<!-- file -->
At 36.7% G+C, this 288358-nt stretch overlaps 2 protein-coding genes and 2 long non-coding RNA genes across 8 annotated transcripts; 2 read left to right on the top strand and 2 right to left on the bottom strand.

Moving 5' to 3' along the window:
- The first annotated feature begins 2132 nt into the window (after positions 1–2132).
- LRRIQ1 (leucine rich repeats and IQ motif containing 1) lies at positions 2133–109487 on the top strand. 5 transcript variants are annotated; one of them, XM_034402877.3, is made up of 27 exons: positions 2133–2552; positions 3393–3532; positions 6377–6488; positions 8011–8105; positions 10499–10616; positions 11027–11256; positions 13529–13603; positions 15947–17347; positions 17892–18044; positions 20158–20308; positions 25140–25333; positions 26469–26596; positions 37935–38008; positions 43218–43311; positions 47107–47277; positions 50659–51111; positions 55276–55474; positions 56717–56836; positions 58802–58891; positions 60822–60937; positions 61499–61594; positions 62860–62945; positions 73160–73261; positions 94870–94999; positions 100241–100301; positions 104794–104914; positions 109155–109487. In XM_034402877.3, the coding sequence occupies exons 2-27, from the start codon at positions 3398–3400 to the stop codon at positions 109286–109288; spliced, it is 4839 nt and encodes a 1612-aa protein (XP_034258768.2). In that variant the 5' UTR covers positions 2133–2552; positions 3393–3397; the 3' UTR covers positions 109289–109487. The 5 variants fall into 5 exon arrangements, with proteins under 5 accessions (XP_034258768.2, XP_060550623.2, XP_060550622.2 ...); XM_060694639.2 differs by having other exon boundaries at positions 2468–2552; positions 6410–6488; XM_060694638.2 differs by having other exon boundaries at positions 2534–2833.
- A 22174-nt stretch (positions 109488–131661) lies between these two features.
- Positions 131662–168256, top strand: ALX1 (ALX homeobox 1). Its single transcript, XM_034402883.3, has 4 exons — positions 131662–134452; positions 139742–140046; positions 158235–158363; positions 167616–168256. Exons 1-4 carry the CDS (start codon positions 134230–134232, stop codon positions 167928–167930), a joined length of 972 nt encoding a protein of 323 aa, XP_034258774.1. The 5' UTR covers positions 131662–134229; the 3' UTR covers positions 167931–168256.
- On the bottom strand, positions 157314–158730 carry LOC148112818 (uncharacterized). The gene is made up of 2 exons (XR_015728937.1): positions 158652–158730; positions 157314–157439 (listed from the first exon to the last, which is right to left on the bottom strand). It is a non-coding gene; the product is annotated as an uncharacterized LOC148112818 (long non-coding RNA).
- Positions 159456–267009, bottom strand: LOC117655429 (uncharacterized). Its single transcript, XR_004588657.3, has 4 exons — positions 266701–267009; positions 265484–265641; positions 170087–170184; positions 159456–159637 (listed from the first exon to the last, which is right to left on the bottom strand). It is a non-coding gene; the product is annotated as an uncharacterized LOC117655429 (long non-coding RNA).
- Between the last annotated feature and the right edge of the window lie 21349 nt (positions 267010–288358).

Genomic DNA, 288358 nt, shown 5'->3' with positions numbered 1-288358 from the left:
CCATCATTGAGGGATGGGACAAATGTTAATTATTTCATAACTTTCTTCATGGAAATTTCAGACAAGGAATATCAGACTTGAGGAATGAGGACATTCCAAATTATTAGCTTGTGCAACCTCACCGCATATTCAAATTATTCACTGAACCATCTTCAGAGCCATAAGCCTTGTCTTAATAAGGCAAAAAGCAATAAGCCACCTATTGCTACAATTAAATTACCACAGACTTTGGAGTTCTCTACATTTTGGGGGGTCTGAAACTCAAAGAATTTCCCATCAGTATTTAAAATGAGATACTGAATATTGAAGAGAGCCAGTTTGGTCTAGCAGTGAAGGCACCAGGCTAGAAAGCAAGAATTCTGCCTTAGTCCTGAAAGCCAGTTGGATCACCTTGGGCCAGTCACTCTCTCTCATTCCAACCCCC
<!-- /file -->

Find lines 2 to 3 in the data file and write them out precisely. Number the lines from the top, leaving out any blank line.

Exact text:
Moving 5' to 3' along the window:
- The first annotated feature begins 2132 nt into the window (after positions 1–2132).